Unencrypted portable hard drives really are a problem!

It’s amazing the amount of discussions there are on how to secure information in the cloud when we are walking around with sensitive information on a portable hard drive, maybe even a USB stick!

There have been two cases recently of lost personal information one was information pertaining to Canadian students and the other in April 2013, the Investment Industry Regulatory Organization (IIROC) admitted that the personal information of 52,000 clients from dozens of investment firms had equally been compromised.

Remember the UK HM Revenue and Customs that lost computer discs containing the entire child benefit records, including the personal details of 25 million people – covering 7.25 million families overall in 2007. There are loads of reported cases and probably many more unreported!

OK so how do we solve this? According to Daniel Horovitz it is about security awareness and policies that are enforced. With this I concur with completely. However I am also thinking that if no personal data was stored on any local device anywhere, that it was all web-enabled, private cloud, shared cloud. It would bring closer the BYOD device movement, and surely it must be safer than a mobile HD? Clearly security awareness and policy enforcement is essential, but it still does not seem to be working. If it was then these incidents would not be happening.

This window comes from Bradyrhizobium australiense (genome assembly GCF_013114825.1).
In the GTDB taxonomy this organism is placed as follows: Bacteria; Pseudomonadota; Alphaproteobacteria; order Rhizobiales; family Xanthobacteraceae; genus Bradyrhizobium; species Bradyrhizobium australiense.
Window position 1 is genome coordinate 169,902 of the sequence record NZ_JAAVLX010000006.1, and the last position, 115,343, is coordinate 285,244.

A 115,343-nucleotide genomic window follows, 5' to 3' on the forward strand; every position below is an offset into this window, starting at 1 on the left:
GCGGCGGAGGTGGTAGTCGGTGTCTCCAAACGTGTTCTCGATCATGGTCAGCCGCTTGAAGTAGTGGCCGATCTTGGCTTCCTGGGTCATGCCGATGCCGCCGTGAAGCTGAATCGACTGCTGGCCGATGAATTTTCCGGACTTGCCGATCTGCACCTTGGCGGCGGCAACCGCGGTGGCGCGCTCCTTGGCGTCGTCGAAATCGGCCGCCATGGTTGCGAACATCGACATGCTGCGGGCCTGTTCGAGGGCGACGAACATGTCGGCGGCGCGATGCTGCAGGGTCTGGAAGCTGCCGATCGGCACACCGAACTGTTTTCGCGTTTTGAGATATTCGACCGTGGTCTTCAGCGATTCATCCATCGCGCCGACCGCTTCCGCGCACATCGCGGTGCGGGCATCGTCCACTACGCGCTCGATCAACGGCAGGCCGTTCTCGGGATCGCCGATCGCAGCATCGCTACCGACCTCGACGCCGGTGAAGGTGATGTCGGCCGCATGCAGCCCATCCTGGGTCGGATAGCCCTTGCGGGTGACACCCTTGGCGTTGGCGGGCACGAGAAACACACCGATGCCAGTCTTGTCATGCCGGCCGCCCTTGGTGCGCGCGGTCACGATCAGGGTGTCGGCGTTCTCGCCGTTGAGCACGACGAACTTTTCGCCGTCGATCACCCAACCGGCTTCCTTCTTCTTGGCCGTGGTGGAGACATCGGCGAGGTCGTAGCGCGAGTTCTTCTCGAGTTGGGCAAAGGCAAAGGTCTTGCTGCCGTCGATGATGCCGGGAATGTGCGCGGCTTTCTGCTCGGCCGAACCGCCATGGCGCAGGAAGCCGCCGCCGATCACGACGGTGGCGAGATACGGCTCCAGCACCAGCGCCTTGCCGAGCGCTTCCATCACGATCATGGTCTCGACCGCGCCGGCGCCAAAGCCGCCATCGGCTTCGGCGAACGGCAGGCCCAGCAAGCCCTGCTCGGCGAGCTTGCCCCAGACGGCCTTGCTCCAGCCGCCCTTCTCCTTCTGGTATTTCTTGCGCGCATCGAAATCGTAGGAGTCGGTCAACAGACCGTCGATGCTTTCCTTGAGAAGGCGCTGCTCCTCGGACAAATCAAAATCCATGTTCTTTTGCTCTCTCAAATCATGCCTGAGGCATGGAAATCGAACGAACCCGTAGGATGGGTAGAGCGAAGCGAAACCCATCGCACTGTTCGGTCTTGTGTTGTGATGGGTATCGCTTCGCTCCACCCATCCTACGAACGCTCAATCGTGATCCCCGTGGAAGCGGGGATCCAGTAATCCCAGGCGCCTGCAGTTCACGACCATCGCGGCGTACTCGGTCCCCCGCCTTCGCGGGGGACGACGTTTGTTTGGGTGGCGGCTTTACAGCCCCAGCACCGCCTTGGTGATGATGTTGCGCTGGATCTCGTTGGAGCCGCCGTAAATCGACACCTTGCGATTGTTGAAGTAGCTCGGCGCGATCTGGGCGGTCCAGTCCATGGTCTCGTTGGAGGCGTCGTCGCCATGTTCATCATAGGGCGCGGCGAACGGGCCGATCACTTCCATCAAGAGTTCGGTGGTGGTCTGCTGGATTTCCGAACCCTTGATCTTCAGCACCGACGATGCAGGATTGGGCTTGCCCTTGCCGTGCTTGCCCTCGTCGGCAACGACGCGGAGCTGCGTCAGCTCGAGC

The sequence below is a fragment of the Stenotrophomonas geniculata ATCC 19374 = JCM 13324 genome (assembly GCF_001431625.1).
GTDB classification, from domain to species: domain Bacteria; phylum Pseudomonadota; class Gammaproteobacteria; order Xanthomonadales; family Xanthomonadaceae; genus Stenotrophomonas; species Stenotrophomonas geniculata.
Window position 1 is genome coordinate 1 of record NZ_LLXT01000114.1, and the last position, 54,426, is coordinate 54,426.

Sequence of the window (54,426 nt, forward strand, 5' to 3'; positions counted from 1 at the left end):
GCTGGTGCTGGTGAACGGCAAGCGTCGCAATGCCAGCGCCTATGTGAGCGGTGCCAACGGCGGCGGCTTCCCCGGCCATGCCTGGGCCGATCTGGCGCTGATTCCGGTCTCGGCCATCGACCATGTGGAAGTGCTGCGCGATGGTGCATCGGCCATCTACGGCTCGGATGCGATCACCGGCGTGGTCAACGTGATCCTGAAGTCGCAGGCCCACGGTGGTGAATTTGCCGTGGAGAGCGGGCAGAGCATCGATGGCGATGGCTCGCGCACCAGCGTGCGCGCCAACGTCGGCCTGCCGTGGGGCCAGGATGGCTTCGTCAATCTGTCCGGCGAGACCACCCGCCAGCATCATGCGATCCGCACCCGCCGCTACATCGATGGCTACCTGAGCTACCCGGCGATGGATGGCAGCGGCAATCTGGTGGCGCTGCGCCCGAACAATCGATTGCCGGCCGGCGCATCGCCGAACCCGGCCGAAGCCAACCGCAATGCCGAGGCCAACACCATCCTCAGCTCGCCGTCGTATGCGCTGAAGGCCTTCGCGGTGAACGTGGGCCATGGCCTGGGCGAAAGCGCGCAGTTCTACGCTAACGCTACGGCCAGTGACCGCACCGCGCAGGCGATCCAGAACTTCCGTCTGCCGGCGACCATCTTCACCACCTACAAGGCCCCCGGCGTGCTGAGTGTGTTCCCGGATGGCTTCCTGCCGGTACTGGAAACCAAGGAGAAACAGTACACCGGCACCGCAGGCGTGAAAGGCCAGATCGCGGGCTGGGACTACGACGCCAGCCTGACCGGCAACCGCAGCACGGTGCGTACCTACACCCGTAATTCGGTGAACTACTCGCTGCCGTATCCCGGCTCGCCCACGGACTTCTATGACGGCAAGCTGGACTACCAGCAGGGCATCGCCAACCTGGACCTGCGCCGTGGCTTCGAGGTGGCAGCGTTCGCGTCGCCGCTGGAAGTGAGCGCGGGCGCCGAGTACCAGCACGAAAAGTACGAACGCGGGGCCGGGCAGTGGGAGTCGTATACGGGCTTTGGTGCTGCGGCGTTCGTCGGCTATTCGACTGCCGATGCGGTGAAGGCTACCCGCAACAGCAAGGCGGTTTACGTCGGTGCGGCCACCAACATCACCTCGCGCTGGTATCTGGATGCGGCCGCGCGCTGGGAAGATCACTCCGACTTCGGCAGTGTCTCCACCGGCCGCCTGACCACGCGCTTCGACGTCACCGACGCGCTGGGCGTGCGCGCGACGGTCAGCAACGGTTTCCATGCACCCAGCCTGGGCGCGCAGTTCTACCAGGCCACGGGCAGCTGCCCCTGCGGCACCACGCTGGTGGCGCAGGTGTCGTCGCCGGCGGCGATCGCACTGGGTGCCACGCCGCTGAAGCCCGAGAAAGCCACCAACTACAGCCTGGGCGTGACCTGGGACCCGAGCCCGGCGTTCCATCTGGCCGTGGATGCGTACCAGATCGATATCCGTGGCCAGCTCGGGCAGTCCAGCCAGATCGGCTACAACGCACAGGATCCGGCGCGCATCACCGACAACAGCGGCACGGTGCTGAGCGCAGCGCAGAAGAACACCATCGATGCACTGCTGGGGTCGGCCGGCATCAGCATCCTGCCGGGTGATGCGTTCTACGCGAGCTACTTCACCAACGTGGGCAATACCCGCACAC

Ireland’s Data Protection Commissioner report 2012

Thanks to Robert Streeter (uk.linkedin.com/in/robertstreeter/) for sharing this. It gives some interesting reading on the number of DPA breaches and their nature, also some case studies. If you skip over the first couple of sections, the interesting stuff starts at the ‘Complaints and Investigations’ section on Page 7 😉

Google’s ‘Policy Violation Checker’

OMG, I picked this article up on Janet Steinman’s feed in LinkedIn. So what Google are doing is patenting a technology that basically detects written policy violations, e.g. in email messages, even before it is completed. I am wondering it it could be likened to the Autocomplete function.

The article is stating that it will be like having a ‘big brother’ peeking over your shoulder when you write. But I am thinking that if it is similar to the ‘autocomplete’ or ‘spellcheck’ function, maybe it is just another useful function and maybe this article is making more of this than it really is?

However if an organisation was to implement this, and they controlled the ‘policy violation checker’ from a central place, would this mean they could see if a policy had been violated, could they control what employees write in the workplace context. Is this a bad thing? I’m still scratching my head over this one….